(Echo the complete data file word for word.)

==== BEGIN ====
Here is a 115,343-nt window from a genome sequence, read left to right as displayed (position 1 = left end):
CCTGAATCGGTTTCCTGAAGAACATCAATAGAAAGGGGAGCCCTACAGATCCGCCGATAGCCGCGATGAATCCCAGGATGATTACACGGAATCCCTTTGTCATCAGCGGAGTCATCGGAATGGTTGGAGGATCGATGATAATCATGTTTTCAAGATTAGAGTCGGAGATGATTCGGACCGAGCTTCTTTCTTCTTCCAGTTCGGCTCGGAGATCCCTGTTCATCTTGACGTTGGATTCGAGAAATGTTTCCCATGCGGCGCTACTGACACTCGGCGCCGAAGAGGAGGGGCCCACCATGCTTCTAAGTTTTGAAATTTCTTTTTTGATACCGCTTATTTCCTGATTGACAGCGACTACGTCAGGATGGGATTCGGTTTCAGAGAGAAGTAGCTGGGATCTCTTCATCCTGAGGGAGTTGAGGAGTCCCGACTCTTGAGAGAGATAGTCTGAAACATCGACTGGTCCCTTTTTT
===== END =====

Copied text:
Here is a 115,343-nt window from a genome sequence, read left to right as displayed (position 1 = left end):
CCTGAATCGGTTTCCTGAAGAACATCAATAGAAAGGGGAGCCCTACAGATCCGCCGATAGCCGCGATGAATCCCAGGATGATTACACGGAATCCCTTTGTCATCAGCGGAGTCATCGGAATGGTTGGAGGATCGATGATAATCATGTTTTCAAGATTAGAGTCGGAGATGATTCGGACCGAGCTTCTTTCTTCTTCCAGTTCGGCTCGGAGATCCCTGTTCATCTTGACGTTGGATTCGAGAAATGTTTCCCATGCGGCGCTACTGACACTCGGCGCCGAAGAGGAGGGGCCCACCATGCTTCTAAGTTTTGAAATTTCTTTTTTGATACCGCTTATTTCCTGATTGACAGCGACTACGTCAGGATGGGATTCGGTTTCAGAGAGAAGTAGCTGGGATCTCTTCATCCTGAGGGAGTTGAGGAGTCCCGACTCTTGAGAGAGATAGTCTGAAACATCGACTGGTCCCTTTTTT